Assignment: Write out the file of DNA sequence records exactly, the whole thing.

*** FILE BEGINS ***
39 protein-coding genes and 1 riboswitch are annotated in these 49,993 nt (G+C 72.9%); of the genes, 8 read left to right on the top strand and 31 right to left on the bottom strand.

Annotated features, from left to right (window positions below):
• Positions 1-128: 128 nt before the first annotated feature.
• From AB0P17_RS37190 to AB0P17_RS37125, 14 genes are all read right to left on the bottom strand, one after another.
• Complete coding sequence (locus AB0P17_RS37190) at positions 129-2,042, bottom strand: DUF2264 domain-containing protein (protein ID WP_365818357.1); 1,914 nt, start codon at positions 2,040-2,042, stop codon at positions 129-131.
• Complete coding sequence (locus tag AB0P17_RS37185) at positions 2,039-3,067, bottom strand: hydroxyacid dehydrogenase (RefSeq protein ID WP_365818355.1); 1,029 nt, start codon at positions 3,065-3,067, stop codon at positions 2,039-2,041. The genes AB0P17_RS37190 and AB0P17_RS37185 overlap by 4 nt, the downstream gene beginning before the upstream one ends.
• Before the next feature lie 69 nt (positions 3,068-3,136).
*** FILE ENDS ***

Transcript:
39 protein-coding genes and 1 riboswitch are annotated in these 49,993 nt (G+C 72.9%); of the genes, 8 read left to right on the top strand and 31 right to left on the bottom strand.

Annotated features, from left to right (window positions below):
• Positions 1-128: 128 nt before the first annotated feature.
• From AB0P17_RS37190 to AB0P17_RS37125, 14 genes are all read right to left on the bottom strand, one after another.
• Complete coding sequence (locus AB0P17_RS37190) at positions 129-2,042, bottom strand: DUF2264 domain-containing protein (protein ID WP_365818357.1); 1,914 nt, start codon at positions 2,040-2,042, stop codon at positions 129-131.
• Complete coding sequence (locus tag AB0P17_RS37185) at positions 2,039-3,067, bottom strand: hydroxyacid dehydrogenase (RefSeq protein ID WP_365818355.1); 1,029 nt, start codon at positions 3,065-3,067, stop codon at positions 2,039-2,041. The genes AB0P17_RS37190 and AB0P17_RS37185 overlap by 4 nt, the downstream gene beginning before the upstream one ends.
• Before the next feature lie 69 nt (positions 3,068-3,136).